A. Virtue Epistemology > Personal Character and Epistemic Reliability

This post is a response to Kelly’s 9/20 post (which in turn was a response to my 6/20 post). I’ve taken the liberty to create a new thread, since this topic may be of interest to some folks who haven’t kept up with the discussion on the value problem.

Thanks for your comments Kelly. You’re right to think that my paper (“Character, Reliability, and Virtue Epistemology,” which is available at is not aimed at discrediting reliabilism or virtue reliabilism (VR). It is, however, aimed at identifying (a) a problem with present varieties of VR, and (b) certain theoretical challenges that arise from this problem. So I take it that the implications of the argument are not insignificant.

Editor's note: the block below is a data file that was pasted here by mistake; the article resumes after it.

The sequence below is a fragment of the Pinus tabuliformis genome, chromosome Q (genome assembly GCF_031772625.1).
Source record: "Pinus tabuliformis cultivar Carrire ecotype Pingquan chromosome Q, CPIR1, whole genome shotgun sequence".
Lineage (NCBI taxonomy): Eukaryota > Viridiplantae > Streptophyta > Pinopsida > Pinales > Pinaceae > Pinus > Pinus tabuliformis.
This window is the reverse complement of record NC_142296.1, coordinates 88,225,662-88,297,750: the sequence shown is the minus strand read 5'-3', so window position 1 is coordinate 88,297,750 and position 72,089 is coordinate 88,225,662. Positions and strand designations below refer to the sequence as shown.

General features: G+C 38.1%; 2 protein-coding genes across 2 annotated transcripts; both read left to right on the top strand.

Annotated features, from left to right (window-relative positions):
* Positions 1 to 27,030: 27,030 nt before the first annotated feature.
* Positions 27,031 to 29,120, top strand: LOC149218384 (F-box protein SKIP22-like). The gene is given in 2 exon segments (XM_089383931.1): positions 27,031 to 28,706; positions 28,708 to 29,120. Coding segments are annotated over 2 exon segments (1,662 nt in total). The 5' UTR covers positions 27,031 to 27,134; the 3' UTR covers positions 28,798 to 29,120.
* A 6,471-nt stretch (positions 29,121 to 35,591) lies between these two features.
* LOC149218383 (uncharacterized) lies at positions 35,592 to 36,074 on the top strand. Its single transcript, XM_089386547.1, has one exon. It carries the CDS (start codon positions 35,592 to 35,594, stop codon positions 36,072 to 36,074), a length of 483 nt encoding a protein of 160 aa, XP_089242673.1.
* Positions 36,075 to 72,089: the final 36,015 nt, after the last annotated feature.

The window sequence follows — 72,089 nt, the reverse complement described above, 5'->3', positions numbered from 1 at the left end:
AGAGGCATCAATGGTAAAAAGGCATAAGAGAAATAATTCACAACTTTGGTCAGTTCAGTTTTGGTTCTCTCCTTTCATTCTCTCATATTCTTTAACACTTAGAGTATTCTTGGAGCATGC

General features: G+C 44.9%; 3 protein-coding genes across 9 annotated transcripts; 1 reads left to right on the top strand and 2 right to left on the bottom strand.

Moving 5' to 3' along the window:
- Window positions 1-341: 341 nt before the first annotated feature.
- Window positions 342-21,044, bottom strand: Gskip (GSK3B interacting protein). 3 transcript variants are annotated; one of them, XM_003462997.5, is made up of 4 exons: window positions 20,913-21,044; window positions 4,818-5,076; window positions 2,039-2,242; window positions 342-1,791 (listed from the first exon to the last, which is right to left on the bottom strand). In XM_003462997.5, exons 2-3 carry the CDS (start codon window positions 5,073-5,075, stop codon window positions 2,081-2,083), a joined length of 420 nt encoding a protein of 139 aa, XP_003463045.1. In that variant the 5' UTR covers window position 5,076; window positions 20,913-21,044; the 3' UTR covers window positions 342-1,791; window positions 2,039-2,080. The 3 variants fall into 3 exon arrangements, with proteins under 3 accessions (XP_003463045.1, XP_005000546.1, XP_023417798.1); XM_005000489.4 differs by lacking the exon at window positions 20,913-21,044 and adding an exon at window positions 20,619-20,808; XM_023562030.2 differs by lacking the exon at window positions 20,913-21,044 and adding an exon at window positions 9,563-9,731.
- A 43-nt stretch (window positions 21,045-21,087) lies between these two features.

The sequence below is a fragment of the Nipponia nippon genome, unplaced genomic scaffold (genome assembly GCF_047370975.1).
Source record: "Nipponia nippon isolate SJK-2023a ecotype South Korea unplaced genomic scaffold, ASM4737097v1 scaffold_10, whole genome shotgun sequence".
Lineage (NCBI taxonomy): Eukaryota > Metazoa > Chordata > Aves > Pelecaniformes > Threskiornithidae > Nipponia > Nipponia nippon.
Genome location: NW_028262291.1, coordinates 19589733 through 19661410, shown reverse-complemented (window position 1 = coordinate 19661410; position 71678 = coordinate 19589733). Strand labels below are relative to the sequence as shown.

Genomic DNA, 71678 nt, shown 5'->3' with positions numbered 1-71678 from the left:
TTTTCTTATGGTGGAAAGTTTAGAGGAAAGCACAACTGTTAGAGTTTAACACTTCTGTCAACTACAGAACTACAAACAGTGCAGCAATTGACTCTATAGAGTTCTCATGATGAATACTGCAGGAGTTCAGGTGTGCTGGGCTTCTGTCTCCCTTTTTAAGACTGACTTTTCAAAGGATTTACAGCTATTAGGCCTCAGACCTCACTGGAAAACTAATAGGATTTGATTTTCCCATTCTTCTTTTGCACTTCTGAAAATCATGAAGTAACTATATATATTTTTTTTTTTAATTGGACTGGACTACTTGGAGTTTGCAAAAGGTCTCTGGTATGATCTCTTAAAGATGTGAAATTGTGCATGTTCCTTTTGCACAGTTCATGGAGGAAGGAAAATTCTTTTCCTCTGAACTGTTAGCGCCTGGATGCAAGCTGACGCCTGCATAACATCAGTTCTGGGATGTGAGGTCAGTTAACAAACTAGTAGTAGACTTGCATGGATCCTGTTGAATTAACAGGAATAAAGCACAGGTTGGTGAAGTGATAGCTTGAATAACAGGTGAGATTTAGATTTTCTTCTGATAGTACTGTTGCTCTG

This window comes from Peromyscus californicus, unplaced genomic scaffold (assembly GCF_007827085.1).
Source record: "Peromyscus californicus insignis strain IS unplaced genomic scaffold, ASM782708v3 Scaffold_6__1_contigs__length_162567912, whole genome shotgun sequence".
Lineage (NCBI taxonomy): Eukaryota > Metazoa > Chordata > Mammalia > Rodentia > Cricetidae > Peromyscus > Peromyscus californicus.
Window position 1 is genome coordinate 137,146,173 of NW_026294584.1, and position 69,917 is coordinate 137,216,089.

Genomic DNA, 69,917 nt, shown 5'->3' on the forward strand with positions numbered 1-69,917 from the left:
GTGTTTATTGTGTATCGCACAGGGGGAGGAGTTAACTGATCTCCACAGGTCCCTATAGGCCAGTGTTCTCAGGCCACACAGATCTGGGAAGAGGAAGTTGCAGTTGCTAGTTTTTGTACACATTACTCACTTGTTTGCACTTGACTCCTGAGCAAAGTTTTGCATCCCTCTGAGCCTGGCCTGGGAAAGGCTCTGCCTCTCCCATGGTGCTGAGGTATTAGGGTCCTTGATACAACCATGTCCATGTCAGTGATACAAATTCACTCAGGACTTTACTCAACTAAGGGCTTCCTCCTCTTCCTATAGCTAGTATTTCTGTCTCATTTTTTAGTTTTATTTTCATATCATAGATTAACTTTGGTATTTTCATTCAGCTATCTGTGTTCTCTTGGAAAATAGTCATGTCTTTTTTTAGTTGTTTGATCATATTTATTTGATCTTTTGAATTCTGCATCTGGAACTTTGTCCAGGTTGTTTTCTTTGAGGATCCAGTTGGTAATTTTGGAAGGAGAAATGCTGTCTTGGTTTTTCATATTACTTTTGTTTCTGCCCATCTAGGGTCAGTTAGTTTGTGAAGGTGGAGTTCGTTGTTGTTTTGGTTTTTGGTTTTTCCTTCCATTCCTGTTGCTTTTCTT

Regarding (a). Early on in the paper, I show that defenders of VR (e.g. Goldman and Greco) *are* in fact resistant to thinking of intellectual character virtues as reliabilist virtues or as reliabilist “knowledge-makers.” While I agree that this is not an objection to VR per se, it is an objection to extant varieties of VR. As to *why* a reliabilist might want to exclude the character virtues, your guess is as good as mine. But here’s one additional conjecture. I think some are attracted to reliabilism (and externalism generally) based in part on a commitment to epistemological naturalism. And I can see why a naturalist might prefer a “mechanism-model” of cognitive subjects to an “agent-model.” But once reliabilists expand their focus to include the character virtues, their conception of cognitive subjects will begin moving in the direction of an agent-model. I’m not saying that naturalism requires a preference for the mechanism-model; but I can see why some naturalists might be attracted to it -– and to that extent be reluctant to bring character virtues into the fold of knowledge-makers.